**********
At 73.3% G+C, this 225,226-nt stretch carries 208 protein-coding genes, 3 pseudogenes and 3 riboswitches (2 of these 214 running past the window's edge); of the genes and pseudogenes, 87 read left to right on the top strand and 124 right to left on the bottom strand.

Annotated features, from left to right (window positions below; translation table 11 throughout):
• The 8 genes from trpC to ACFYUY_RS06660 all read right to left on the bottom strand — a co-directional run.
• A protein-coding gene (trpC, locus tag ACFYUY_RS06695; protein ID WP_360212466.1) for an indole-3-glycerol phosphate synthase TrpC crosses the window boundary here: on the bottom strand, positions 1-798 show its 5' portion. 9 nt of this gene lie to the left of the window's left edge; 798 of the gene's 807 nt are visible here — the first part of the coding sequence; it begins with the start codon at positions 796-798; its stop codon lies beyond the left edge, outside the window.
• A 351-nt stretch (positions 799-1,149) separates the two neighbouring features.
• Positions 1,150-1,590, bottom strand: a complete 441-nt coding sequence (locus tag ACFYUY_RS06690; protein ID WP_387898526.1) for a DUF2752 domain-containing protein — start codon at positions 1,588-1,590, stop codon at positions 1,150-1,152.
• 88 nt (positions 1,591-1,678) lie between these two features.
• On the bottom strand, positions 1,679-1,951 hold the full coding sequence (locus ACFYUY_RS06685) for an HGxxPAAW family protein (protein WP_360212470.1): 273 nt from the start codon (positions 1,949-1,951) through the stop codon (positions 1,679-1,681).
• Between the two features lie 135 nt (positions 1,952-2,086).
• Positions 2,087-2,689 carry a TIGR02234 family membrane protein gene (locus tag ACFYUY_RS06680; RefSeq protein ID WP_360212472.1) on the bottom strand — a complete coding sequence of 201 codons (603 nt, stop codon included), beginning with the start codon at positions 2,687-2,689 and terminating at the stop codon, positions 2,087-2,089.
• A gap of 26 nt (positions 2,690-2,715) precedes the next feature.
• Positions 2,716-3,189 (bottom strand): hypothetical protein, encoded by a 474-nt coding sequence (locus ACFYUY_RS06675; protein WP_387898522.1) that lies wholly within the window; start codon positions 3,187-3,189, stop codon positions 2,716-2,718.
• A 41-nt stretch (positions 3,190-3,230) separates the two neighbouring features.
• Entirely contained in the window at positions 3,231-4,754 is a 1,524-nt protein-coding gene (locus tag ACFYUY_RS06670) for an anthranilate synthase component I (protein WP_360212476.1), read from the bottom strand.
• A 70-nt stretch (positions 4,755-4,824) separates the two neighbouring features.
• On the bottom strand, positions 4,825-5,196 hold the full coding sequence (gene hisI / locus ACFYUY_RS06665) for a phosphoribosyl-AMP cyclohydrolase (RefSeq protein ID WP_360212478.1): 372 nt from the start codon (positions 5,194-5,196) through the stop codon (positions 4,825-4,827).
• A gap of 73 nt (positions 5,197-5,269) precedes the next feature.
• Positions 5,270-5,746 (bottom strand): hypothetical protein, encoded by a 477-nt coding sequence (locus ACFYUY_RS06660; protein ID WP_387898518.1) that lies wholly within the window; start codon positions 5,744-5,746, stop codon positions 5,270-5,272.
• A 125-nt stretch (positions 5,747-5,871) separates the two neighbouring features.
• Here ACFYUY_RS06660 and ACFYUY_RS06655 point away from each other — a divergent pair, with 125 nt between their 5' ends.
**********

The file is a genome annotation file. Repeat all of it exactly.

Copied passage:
At 73.3% G+C, this 225,226-nt stretch carries 208 protein-coding genes, 3 pseudogenes and 3 riboswitches (2 of these 214 running past the window's edge); of the genes and pseudogenes, 87 read left to right on the top strand and 124 right to left on the bottom strand.

Annotated features, from left to right (window positions below; translation table 11 throughout):
• The 8 genes from trpC to ACFYUY_RS06660 all read right to left on the bottom strand — a co-directional run.
• A protein-coding gene (trpC, locus tag ACFYUY_RS06695; protein ID WP_360212466.1) for an indole-3-glycerol phosphate synthase TrpC crosses the window boundary here: on the bottom strand, positions 1-798 show its 5' portion. 9 nt of this gene lie to the left of the window's left edge; 798 of the gene's 807 nt are visible here — the first part of the coding sequence; it begins with the start codon at positions 796-798; its stop codon lies beyond the left edge, outside the window.
• A 351-nt stretch (positions 799-1,149) separates the two neighbouring features.
• Positions 1,150-1,590, bottom strand: a complete 441-nt coding sequence (locus tag ACFYUY_RS06690; protein ID WP_387898526.1) for a DUF2752 domain-containing protein — start codon at positions 1,588-1,590, stop codon at positions 1,150-1,152.
• 88 nt (positions 1,591-1,678) lie between these two features.
• On the bottom strand, positions 1,679-1,951 hold the full coding sequence (locus ACFYUY_RS06685) for an HGxxPAAW family protein (protein WP_360212470.1): 273 nt from the start codon (positions 1,949-1,951) through the stop codon (positions 1,679-1,681).
• Between the two features lie 135 nt (positions 1,952-2,086).
• Positions 2,087-2,689 carry a TIGR02234 family membrane protein gene (locus tag ACFYUY_RS06680; RefSeq protein ID WP_360212472.1) on the bottom strand — a complete coding sequence of 201 codons (603 nt, stop codon included), beginning with the start codon at positions 2,687-2,689 and terminating at the stop codon, positions 2,087-2,089.
• A gap of 26 nt (positions 2,690-2,715) precedes the next feature.
• Positions 2,716-3,189 (bottom strand): hypothetical protein, encoded by a 474-nt coding sequence (locus ACFYUY_RS06675; protein WP_387898522.1) that lies wholly within the window; start codon positions 3,187-3,189, stop codon positions 2,716-2,718.
• A 41-nt stretch (positions 3,190-3,230) separates the two neighbouring features.
• Entirely contained in the window at positions 3,231-4,754 is a 1,524-nt protein-coding gene (locus tag ACFYUY_RS06670) for an anthranilate synthase component I (protein WP_360212476.1), read from the bottom strand.
• A 70-nt stretch (positions 4,755-4,824) separates the two neighbouring features.
• On the bottom strand, positions 4,825-5,196 hold the full coding sequence (gene hisI / locus ACFYUY_RS06665) for a phosphoribosyl-AMP cyclohydrolase (RefSeq protein ID WP_360212478.1): 372 nt from the start codon (positions 5,194-5,196) through the stop codon (positions 4,825-4,827).
• A gap of 73 nt (positions 5,197-5,269) precedes the next feature.
• Positions 5,270-5,746 (bottom strand): hypothetical protein, encoded by a 477-nt coding sequence (locus ACFYUY_RS06660; protein ID WP_387898518.1) that lies wholly within the window; start codon positions 5,744-5,746, stop codon positions 5,270-5,272.
• A 125-nt stretch (positions 5,747-5,871) separates the two neighbouring features.
• Here ACFYUY_RS06660 and ACFYUY_RS06655 point away from each other — a divergent pair, with 125 nt between their 5' ends.